Repairs to begin next month on Long Grove covered bridge

  • Long Grove will fix the covered bridge in the village's downtown, which was damaged after a truck plowed into it about a year ago.

      Long Grove will fix the covered bridge in the village's downtown, which was damaged after a truck plowed into it about a year ago. Steve Lundy | Staff Photographer

  • Long Grove will fix the covered bridge in the village's downtown, which was damaged after a truck plowed into it about a year ago.

      Long Grove will fix the covered bridge in the village's downtown, which was damaged after a truck plowed into it about a year ago. Steve Lundy | Staff Photographer

 
 
Updated 6/14/2019 3:36 PM

Repairs are expected to begin next month on downtown Long Grove's landmark one-lane covered bridge, which was heavily damaged after a truck plowed into it about a year ago.

Still to be decided is the matter of a replacement cover. In July, the village board is scheduled to select between a new wooden cover exactly like the damaged roof that would be completely paid through an insurance claim, or a steel version carrying an extra charge of up to $60,000.

                                                                                                                                                                                                                       
 

Long Grove village board trustees this week approved a $747,903 contract with Alliance Contractors Inc. of Woodstock to handle concrete abutment replacement and painting for the Robert Parker Coffin Road bridge. Village Manager David Lothspeich said the bridge work is to start after July 4 and occur while Coffin Road is shut west of Old McHenry Road for previously scheduled upgrades.

Long Grove likely will receive a $250,000 grant from the Illinois Department of Commerce and Economic Opportunity, along with a possible $76,000 donation from the village's privately operated historical society, to defray the bridge expenses, Lothspeich said Friday. The village already has about $297,000 in a special bridge fund.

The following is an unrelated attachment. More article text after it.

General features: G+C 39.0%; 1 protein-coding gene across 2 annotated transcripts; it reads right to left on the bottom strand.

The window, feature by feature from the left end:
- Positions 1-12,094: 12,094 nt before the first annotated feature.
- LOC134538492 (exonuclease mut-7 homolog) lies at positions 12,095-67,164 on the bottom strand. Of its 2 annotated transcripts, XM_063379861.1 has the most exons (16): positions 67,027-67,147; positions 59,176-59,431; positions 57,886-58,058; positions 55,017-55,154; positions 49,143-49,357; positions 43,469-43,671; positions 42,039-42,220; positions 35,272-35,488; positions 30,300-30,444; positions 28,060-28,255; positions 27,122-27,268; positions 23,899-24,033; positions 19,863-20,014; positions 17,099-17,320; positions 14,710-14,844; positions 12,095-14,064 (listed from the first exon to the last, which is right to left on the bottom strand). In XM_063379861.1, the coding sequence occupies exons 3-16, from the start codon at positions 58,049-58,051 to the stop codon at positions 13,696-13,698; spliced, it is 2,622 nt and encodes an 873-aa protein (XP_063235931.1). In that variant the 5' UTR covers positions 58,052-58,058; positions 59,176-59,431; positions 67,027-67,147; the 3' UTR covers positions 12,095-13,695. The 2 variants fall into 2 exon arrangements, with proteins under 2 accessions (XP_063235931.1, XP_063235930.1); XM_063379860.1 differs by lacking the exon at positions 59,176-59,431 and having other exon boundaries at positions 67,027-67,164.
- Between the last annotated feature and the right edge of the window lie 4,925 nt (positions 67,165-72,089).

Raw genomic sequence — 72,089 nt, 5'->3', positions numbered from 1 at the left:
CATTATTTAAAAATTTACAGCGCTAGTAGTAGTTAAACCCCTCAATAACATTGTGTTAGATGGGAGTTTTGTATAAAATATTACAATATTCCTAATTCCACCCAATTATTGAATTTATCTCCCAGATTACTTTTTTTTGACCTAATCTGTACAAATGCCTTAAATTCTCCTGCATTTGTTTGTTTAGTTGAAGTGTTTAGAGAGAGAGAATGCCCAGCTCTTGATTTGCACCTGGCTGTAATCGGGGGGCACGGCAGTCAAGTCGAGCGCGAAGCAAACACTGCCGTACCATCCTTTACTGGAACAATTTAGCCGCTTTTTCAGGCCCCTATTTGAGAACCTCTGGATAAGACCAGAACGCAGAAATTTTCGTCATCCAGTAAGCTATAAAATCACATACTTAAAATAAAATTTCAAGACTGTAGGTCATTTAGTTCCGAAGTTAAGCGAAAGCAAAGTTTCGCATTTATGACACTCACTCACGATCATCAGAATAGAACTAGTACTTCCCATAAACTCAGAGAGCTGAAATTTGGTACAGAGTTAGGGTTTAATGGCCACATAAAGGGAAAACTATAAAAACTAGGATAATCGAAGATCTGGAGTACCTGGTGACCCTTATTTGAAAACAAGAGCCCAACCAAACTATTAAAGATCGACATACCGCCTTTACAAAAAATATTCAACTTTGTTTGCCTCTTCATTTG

"It should be all completed by Thanksgiving," Lothspeich said.

Trustee Michael Sarlitto, who voted against the $747,903 contact for the bridge work, said he did so because he's not satisfied there is a financial plan to pay for it. He stressed he's not against preserving the covered bridge.

"I am not going to put taxpayers' money at risk and I am not going to put the village's money at risk," Sarlitto said.

Two weeks after landing on the National Register of Historic Places, the one-lane Coffin Road covered bridge was hit by a rented box truck on June 27, 2018. It was closed to vehicular and pedestrian traffic for more than two months as a result.

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Minus its timber cover, the bridge reopened to traffic in mid-September. Vertical wooden posts and two horizontal beams were installed to serve as temporary clearance bars on the height- and weight-restricted span over Buffalo Creek.

Constructed in 1906 by the Joliet Bridge and Iron Co., the downtown Long Grove bridge is a rare surviving example of a pin-connected pony truss bridge built for an urban setting, according to documents submitted by for the national landmark process. The cover was added in 1972 to help preserve the bridge and limit traffic from trucks and other heavy vehicles.

Despite the history, the bridge's future wasn't guaranteed. Citing the covered bridge's poor condition, Long Grove officials started exploring options in 2014 on whether to renovate or replace it with a one- or two-lane span at the western entry to downtown.

Long Grove Historical Society member Aaron Underwood and Ryan Messner, vice chairman of the Downtown Long Grove Business Association's executive committee, were part of a team that worked to get the bridge on the National Register of Historic Places. They also were part of a fundraising campaign to save the bridge.

Messner said the village's financial commitment to the bridge is the outcome he and others expected after it achieved landmark status. He said the refurbished bridge will be a piece of the downtown's rejuvenation, along with reconstructed roads, decorative lighting and other improvements.

"I'm excited about where we're headed toward the last part of the year," Messner said.

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